amazing facts, I may say the marvels, of electricity, which in man is
metamorphosed into an incalculable force; but in what way do the
phenomena of brain and nerves, which prove the existence of an
undiscovered world of psychology, modify the necessary and undoubted
relations of the worlds to God? In what way can they shake the
Catholic dogma? Though irrefutable facts should some day place thought
in the class of fluids which are discerned only by their effects while
their substance evades our senses, even when aided by so many
mechanical means, the result will be the same as when Christopher
Columbus detected that the earth is a sphere, and Galileo demonstrated
its rotation. Our future will be unchanged. The wonders of animal
magnetism, with which I have been familiar since 1820; the beautiful
experiments of Gall, Lavater's successor; all the men who have studied
mind as opticians have studied light--two not dissimilar things--point
to a conclusion in favor of the mystics, the disciples of St. John,
and of those great thinkers who have established the spiritual world--
the sphere in which are revealed the relations of God and man.

A sure grasp of the purport of this work will make it clear that I
attach to common, daily facts, hidden or patent to the eye, to the
acts of individual lives, and to their causes and principles, the
importance which historians have hitherto ascribed to the events of
public national life. The unknown struggle which goes on in a valley
of the Indre between Mme. de Mortsauf and her passion is perhaps as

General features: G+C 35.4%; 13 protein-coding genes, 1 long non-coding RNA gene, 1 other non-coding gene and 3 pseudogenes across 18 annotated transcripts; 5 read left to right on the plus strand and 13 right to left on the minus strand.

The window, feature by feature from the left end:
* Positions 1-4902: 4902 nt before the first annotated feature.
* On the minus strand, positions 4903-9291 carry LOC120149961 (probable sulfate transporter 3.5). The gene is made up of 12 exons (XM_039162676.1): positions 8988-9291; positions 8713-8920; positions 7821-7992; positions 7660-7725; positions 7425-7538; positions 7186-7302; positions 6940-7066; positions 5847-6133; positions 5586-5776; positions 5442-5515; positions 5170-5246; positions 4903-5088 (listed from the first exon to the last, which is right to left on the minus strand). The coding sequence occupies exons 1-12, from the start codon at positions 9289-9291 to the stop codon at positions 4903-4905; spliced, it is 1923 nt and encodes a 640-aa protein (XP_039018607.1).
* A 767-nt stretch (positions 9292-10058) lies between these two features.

great as the most famous of battles (/Le Lys dans la Vallee/). In one
the glory of the victor is at stake; in the other it is heaven. The
misfortunes of the two Birotteaus, the priest and the perfumer, to me
are those of mankind. La Fosseuse (/Medecin de Campagne/) and Mme.
Graslin (/Cure de Village/) are almost the sum-total of woman. We all
suffer thus every day. I have had to do a hundred times what
Richardson did but once. Lovelace has a thousand forms, for social
corruption takes the hues of the medium in which it lives. Clarissa,
on the contrary, the lovely image of impassioned virtue, is drawn in
lines of distracting purity. To create a variety of Virgins it needs a
Raphael. In this respect, perhaps literature must yield to painting.

Still, I may be allowed to point out how many irreproachable figures--
as regards their virtue--are to be found in the portions of this work
already published: Pierrette Lorrain, Ursule Mirouet, Constance
Birotteau, La Fosseuse, Eugenie Grandet, Marguerite Claes, Pauline de
Villenoix, Madame Jules, Madame de la Chanterie, Eve Chardon,
Mademoiselle d'Esgrignon, Madame Firmiani, Agathe Rouget, Renee de
Maucombe; besides several figures in the middle-distance, who, though
less conspicuous than these, nevertheless, offer the reader an example